Today's News

  • Soup kitchen becomes a reality

    It was an early Christmas present. The Greater New Hope Christian Association soup kitchen.

    It was rainy, dull day when it officially opened on Dec. 15. But the dreary day did little to dampen the spirits of the soup kitchen’s champions – those who had the vision and those who helped make it become a reality.

  • Civic activist dies

    Longtime civic activist Rita King Johnson died at her home on Christmas Day.

    Johnson, who was battling cancer, was 58.

    Johnson worked in the banking industry here for more than 37 years. She began her career in the proofing department at the Bank of Lancaster, a bottom-rung position. She climbed the ranks during the bank's four mergers and retired in 2006 as market president of Wachovia Bank.

    Johnson also leaves her mark in the community.

  • Closing achievement gap important

    Those involved with the Closing the Achievement Gap initiative met three times last year to address a concern that impacts everyone – the academic achievement gap between students in different demographic subgroups, including race and income.

    Closing that gap should concern us all. The Palmetto Achievement Challenge Test (PACT), high school exit exams and end-of-course exams show a 20 percent or more gap in scores between the races and between those receiving free or reduced meals and other students.

  • Protect pets from inhumane treatment

    I knocked on the window rather loudly in an effort to arouse a small dog laying motionless in my back yard. His head didn’t rise when I knocked louder which led me to believe there was something wrong. I slipped on my shoes and went outside to take a closer look.

  • Heath Springs senior center sets example

    I would like to take this opportunity to personally thank the Catawba Area Agency on Aging, Lancaster County, Heath Springs Mayor Ann Taylor, Heath Springs town leaders and the senior citizens for their commitment to keeping the Heath Springs Senior Center open after the Lancaster Council on Aging ceases management of the center later this month.

  • AJ, LHS battle for girls title

    County foes Lancaster and Andrew Jackson meet for the third time this season, with the girls' championship in the Comporium Christmas Classic at AJ High on the line.

    The Lady Bruins and Lady Vols tangle at 7 p.m. today.

    AJ advanced with a 51-43 win over North Central and the Lady Bruins, who have defeated AJ twice during regular-season play, earned a title game bid with a 54-40 win over Great Falls.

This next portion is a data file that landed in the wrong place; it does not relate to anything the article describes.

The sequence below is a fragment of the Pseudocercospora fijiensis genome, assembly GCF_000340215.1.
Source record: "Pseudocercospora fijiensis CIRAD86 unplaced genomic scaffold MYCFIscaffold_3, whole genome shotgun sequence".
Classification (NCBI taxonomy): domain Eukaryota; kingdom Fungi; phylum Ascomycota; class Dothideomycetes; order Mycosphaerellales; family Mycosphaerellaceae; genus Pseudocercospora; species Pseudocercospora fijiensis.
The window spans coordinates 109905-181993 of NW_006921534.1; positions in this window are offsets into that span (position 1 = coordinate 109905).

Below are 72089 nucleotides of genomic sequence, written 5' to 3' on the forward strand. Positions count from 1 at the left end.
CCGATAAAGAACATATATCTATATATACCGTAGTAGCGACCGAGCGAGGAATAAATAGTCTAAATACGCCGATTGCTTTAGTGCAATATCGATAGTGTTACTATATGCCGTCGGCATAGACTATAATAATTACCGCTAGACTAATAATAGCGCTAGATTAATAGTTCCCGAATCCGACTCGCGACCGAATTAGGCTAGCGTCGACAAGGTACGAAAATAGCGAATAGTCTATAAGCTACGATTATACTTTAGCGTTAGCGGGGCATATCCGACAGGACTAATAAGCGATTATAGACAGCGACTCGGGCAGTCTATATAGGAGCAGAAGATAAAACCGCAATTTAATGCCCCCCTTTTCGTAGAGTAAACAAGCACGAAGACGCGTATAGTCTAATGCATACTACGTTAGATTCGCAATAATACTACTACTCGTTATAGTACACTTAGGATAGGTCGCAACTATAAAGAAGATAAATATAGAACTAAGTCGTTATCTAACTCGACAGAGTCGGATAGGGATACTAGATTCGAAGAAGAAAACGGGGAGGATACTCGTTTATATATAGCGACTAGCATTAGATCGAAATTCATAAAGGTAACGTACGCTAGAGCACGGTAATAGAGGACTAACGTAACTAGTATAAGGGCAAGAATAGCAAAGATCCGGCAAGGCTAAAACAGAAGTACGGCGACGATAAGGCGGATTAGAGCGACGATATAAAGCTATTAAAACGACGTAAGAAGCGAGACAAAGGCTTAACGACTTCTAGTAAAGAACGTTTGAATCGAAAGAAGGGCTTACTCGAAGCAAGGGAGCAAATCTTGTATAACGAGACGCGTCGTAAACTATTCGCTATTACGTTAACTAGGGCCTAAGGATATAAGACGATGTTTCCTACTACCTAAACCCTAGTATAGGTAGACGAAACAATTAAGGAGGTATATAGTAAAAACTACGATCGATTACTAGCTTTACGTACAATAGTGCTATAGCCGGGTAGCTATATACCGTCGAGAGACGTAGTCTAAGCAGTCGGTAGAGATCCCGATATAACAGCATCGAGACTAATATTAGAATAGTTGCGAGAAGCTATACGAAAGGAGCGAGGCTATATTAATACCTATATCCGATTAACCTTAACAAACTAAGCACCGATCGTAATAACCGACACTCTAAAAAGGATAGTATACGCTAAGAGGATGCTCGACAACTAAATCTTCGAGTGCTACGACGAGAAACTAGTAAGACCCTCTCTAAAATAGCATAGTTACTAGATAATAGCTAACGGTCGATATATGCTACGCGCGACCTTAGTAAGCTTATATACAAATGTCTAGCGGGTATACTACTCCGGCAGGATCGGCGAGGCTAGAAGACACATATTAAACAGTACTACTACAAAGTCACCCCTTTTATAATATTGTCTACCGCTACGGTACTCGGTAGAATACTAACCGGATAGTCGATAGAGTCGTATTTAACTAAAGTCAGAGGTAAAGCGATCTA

In the AJ win, the Lady Vols held a 25-23 lead at the break, but took control in the third period to take a 40-31 lead on the Lady Knights.

  • New system to address court backlog

    Sixth Circuit Solicitor Doug Barfield took advantage of his time before local business leaders Dec. 20 to tell them about his office's work and its significance to commerce in this area.

    Barfield told those at the Lancaster County Chamber of Commerce's Third Thursday meeting at Lancaster City Hall about a new system the office will use to deal with the county's case backlog, after acknowledging that the county has a substantial backlog of cases for all kinds of criminal charges, both new and old.

    "We do have a backlog. There's no doubt about it," Barfield said.

  • Officers: Man, 25, shot grandmother

    An argument between relatives turned violent Wednesday night at a home in the Tradesville community, sheriff's office officials say.

    Brandon Wayne Aldridge, 25, of 2403 Ben Massey Road, has been charged with assault and battery with intent to kill after Lancaster County sheriff's deputies say he shot his grandmother in the head inside the home.

    Barbara Scheithauer, 64, who also lives at that Ben Massey Road address, was flown to Carolinas Medical Center in Charlotte. She was listed in serious condition late Thursday afternoon.

  • Heath Springs keeps senior center

    The notification came in a simple press release: The Heath Springs Seniors Center was closing. Seniors using the Heath Springs facility could continue to get the same services at the Kershaw Satellite Senior Center just five miles away.

    We knew what the reaction would be.

    “It upset us really bad (the decision to pull services),” said Heath Springs senior Dessie Reeves. “We’re a close-knit bunch here.”

    That is quite true.

  • Woman’s marker stolen from grave at Kershaw Cemetery

    On Dec. 10, while attending a friend’s burial at Kershaw Cemetery, I visited my late husband’s grave to pay respect. I noticed at this time that my tombstone had been removed. Someone had actually stolen my grave marker that I had placed beside my deceased husband’s grave.